Thank You and Slight Change to Book Marks

Thank you so much to the bloggers and others who have decided to follow my blog.  It’s awesome to see that people actually want to read what I write and like it enough to hit follow.  I truly appreciate every single follower and will keep adding you to my “Friends” page.

I wasn’t really sure about my vision for this blog when I started it last September.  I initially thought it would be fun to turn it into a book club, but that hasn’t really caught on.  Or, at least people who have read any of the books haven’t really commented on them.

I’m sure I could do more, blog more about the book club books – but, it’s becoming more stressful than it is fun.  So, I will no longer be doing a book club at Book Marks.  I will keep blogging about the books I read as well as other life-as-related-to-books topics I may wish to ponder.

Thanks to those who have read the books and I will be putting out my summer 2012 reading list soon – feel free to follow along with that and watch out for the reviews.

Thanks and happy reading everyone!

WWW Wednesday

This is a weekly meme hosted by  I came across it at

To play along, answer the following three questions:

  1. What are you currently reading? I am still reading The Power of Now by Eckhart Tolle…it’s taking me longer than expected.  I need to absorb it in small chunks.  And, I just started Fruit by Brian Francis.  I think I’ll like it, but it’s hard to relate to a twelve year-old boy.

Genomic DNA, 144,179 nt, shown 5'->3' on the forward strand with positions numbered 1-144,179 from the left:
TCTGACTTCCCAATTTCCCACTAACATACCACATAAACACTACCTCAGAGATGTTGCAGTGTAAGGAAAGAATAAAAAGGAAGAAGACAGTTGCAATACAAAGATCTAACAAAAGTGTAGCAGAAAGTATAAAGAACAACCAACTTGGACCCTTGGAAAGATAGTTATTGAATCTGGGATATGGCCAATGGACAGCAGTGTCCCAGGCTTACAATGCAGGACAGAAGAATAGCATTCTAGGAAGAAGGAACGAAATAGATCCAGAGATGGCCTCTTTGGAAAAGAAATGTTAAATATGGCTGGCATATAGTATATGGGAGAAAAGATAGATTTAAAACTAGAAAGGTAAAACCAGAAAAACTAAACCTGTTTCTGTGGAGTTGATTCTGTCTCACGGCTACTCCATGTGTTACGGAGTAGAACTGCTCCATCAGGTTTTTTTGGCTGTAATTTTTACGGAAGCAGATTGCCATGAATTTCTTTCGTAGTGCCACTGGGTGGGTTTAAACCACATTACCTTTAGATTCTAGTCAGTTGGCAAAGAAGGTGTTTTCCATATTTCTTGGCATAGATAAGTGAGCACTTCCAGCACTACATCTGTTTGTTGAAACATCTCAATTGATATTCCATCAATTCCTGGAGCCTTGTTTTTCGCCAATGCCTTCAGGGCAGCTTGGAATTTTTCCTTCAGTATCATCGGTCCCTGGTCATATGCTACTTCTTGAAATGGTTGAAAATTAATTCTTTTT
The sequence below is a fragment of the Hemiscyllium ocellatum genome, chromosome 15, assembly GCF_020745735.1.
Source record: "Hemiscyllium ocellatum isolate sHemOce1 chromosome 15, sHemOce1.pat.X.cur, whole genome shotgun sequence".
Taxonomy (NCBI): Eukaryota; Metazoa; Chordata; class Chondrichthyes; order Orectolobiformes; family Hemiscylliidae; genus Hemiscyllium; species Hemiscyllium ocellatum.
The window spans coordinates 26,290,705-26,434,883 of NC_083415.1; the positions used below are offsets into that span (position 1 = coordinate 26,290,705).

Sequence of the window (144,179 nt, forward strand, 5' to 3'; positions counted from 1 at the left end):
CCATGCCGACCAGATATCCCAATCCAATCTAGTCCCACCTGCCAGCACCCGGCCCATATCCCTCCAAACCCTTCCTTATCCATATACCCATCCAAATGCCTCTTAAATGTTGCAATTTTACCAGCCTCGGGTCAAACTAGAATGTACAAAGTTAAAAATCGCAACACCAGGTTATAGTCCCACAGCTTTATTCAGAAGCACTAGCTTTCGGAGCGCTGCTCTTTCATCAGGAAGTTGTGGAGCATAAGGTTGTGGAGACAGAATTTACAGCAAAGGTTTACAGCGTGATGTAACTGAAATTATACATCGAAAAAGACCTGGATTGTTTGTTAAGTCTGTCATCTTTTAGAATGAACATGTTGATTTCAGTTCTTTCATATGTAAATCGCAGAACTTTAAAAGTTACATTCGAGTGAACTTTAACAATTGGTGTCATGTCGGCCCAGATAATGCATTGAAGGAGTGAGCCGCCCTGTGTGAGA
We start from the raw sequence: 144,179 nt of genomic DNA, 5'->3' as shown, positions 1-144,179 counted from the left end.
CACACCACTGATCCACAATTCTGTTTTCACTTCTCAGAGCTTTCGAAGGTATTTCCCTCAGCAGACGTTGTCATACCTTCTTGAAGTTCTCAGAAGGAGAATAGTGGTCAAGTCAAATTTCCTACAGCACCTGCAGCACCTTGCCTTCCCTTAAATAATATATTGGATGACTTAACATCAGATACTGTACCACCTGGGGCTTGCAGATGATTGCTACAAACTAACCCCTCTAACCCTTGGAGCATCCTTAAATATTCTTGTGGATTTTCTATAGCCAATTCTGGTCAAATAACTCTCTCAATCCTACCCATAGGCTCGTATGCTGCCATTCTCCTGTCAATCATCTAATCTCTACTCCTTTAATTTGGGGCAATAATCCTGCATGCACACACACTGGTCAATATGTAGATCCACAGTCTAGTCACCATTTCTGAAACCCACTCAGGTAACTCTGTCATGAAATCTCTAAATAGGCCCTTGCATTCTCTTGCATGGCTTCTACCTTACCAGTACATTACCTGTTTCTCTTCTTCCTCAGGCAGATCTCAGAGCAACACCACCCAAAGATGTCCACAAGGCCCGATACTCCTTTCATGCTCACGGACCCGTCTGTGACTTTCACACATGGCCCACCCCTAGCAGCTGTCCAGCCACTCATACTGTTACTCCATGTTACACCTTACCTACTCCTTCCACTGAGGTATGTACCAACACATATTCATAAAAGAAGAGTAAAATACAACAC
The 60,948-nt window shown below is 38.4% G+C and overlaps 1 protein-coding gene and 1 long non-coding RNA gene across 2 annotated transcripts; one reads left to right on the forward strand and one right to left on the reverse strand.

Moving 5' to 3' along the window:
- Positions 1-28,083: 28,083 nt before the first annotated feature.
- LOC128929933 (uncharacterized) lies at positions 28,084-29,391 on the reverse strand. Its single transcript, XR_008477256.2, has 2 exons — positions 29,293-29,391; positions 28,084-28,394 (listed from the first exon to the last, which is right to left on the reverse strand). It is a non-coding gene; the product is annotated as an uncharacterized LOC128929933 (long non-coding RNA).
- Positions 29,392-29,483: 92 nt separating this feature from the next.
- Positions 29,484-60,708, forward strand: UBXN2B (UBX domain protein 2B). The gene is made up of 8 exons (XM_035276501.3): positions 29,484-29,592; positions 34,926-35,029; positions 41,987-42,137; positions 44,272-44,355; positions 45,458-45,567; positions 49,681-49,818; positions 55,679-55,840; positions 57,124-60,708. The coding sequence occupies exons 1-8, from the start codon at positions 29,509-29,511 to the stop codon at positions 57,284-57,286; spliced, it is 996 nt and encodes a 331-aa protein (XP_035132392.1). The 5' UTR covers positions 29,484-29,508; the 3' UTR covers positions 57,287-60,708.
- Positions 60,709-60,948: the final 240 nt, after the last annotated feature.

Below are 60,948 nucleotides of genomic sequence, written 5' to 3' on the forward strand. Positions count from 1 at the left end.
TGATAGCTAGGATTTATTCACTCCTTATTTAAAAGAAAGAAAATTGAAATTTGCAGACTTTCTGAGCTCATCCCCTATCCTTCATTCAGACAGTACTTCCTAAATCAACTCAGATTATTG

2. What did you recently finish reading?  Everything was Goodbye by Gurjinder Basran for the Book Marks Book Club!  I can’t wait to post my review on it tomorrow.
  3. What do you think you’ll read next? Wide Sargasso Sea by Jean Rhys for the Back to the Classics Challenge 2012.

Everything Was Goodbye Makes Me Feel Bad for Women

Everything Was Good Bye by Gurjinder Basran

Reading Gurjinder Basran’s Everything Was Good-bye is making me feel really sorry for my sex.  I mean, I know women have struggled throughout history…to have equal pay, to work, to vote, to feel safe at home and out on the street…but, most of the time, the framework in which I have studied and read about these issues is about breaking down staunch, patriarchal institutions and the cultural beliefs that these institutions create.

This novel brings forward an entirely different issue – how patriarchal institutions and hegemony can infiltrate a women’s subconscious so much, that it causes the complete betrayal of women by other women.

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The most sacred bond in a woman’s life should be the bond with  her mother – but in this novel, it is the older women, the mothers, aunts, grandmothers that keep younger women in line.  It is the older women that ensure that younger women are so weighed down by the expectations of tradition and culture that they are not allowed to express their true selves.  The main character has to change her first name in order to be considered a good match for the rich, handsome single young man!

I keep reading…hoping that Meena will finally stand up for herself.  I keep reading for the moment when she will free herself of the guilt and the responsibility that has ruled her life.